I read where Rodney King died in a tragic accident at his home in Los Angeles. For those who may not know who Rodney King was, he was at the forefront of the 1992 riots in Los Angeles. Rodney was brutally beaten by several Los Angeles police officers in the street for what they claim were justifiable reasons following a high-speed pursuit, even though he was unarmed.
After those police officers were acquitted in court of the beating, many members of the community let their emotions run amok and reacted with vicious and criminal acts. As a result of some of these attacks, more than 2,000 people were injured, many seriously, and more than 50 killed. There was a lot of breaking into stores for the purpose of looting as well as cars and buildings being set on fire over a six-day period.
Trying to be a voice of reason to calm everyone down before the situation got further out of control, Rodney King said those immortal words, "Can we all get along?"
Whether I'm watching Fox News or MSNBC to get the point of view from the other side, one thing becomes apparent: the government and the county is ripped in half along political party lines.
That is why those words spoken by Rodney King back then still ring true today. We have to find a way to come together as Americans rather than fight among party lines. That is why I feel this summer Olympics, which starts in a few weeks, could be helpful in bringing everyone together.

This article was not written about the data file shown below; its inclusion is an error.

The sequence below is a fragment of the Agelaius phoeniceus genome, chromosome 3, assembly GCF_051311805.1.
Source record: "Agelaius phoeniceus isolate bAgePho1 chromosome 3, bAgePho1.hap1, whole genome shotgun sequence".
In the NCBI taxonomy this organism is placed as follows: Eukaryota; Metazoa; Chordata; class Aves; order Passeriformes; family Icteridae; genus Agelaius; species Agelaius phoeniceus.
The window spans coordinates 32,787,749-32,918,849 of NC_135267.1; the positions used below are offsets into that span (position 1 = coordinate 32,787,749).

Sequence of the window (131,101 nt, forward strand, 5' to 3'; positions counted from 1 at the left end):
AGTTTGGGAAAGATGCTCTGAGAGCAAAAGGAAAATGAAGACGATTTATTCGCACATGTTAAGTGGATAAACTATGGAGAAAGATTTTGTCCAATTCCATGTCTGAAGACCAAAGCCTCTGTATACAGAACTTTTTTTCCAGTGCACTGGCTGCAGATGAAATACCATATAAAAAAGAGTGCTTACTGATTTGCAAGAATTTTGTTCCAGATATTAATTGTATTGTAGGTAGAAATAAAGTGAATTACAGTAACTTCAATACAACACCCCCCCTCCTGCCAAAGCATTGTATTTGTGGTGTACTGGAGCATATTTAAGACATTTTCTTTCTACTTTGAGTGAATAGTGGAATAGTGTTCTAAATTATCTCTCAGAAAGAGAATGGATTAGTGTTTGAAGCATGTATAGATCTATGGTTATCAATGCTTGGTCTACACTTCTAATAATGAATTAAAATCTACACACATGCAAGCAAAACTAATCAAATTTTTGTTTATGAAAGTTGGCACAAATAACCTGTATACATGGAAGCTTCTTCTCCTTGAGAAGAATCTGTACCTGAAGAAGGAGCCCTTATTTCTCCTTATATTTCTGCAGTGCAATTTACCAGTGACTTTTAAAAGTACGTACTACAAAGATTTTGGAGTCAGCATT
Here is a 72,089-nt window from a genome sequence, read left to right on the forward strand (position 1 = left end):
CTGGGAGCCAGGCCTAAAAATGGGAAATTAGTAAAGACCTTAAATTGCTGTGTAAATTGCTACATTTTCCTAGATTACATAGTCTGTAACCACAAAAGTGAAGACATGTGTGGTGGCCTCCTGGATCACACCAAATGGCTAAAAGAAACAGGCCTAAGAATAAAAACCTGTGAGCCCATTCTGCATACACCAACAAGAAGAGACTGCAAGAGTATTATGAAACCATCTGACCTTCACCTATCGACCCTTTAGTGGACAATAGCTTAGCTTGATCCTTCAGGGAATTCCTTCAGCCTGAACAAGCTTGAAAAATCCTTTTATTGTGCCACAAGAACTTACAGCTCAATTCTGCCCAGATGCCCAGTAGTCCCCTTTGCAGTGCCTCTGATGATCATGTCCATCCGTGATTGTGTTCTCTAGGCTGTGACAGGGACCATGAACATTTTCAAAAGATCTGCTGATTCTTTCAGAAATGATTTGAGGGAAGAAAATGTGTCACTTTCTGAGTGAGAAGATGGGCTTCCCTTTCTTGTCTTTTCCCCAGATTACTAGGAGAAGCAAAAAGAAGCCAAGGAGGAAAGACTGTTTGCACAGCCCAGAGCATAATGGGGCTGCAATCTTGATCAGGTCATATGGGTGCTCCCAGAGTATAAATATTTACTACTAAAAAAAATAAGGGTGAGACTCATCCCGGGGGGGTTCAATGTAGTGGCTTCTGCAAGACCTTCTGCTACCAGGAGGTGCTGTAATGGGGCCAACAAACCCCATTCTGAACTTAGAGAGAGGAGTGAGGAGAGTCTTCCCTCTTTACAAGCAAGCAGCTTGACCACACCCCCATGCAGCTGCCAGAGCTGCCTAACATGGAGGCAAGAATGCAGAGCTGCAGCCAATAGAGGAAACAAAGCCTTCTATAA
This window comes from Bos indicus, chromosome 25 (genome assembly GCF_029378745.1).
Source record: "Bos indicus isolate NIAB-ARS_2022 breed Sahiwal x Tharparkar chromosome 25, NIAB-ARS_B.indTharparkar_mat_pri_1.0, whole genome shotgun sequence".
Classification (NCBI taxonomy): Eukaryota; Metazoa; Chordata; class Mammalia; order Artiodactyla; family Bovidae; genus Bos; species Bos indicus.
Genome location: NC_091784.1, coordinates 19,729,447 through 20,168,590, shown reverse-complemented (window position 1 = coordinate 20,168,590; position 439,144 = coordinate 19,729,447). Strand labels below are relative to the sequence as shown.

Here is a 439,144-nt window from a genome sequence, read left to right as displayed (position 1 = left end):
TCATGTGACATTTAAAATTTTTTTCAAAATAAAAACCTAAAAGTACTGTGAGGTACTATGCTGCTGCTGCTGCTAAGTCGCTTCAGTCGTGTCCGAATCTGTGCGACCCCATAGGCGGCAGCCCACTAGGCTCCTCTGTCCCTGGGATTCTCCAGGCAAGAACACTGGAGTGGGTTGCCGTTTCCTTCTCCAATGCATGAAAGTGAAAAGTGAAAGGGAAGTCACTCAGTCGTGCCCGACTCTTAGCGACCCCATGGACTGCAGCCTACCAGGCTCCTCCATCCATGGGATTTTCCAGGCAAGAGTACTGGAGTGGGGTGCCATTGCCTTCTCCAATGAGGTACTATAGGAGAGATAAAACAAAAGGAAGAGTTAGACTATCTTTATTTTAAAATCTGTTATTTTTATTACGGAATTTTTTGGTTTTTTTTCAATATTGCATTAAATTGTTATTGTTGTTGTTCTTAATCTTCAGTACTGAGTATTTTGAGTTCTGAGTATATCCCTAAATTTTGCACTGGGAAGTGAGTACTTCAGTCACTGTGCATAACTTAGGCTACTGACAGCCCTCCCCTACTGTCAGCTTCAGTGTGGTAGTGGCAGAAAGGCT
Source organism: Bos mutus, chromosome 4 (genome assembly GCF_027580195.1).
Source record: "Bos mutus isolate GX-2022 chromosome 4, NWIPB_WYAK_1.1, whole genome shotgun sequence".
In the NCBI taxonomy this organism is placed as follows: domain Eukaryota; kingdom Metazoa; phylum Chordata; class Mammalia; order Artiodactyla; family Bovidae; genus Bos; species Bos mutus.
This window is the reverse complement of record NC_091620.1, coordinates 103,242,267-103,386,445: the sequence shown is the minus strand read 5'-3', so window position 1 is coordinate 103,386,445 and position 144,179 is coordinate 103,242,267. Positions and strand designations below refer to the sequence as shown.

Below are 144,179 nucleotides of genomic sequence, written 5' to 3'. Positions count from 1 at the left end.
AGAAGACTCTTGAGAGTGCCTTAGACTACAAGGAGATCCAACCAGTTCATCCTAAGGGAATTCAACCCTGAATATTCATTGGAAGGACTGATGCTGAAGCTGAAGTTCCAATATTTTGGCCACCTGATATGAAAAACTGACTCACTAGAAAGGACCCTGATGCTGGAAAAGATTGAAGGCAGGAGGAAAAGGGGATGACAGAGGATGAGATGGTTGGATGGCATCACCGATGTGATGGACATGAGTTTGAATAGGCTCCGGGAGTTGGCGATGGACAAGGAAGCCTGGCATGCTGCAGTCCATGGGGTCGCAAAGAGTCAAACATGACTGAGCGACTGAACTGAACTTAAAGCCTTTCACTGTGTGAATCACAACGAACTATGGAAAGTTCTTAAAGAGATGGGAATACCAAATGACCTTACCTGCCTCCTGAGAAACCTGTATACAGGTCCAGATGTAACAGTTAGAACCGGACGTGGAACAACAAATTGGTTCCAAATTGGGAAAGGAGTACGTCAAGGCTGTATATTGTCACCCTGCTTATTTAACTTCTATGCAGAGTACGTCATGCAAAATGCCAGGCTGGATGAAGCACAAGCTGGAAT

With the Olympics being held in London, it means that they will be played during the early morning and early afternoon hours here. This is an advantageous time for us all of us to come together and cheer on our athletes. Not as Democrats, not as Republicans but as Americans. We can become a cohesive unit and be on the same team while talking about how great we did or we can talk about how things didn't go our way.
Just like other sports fans attending a game at a stadium, you know that everyone there does not have the same beliefs as you. But it still does not keep everyone from getting caught up in the thrill of the game.
Coming together to cheer for the USA could give us a common ground which could find a way to build some sort of unity and develop a tolerance to those that see things differently.
I'm not saying that the Olympics is a cure-all and will have everyone on the same page but it could be a good way to start heading in the right direction. Maybe we can use the Olympics as a stepping stone to see where it takes us.
Manny Fils is a sportswriter with the Citizen. Email him at firstname.lastname@example.org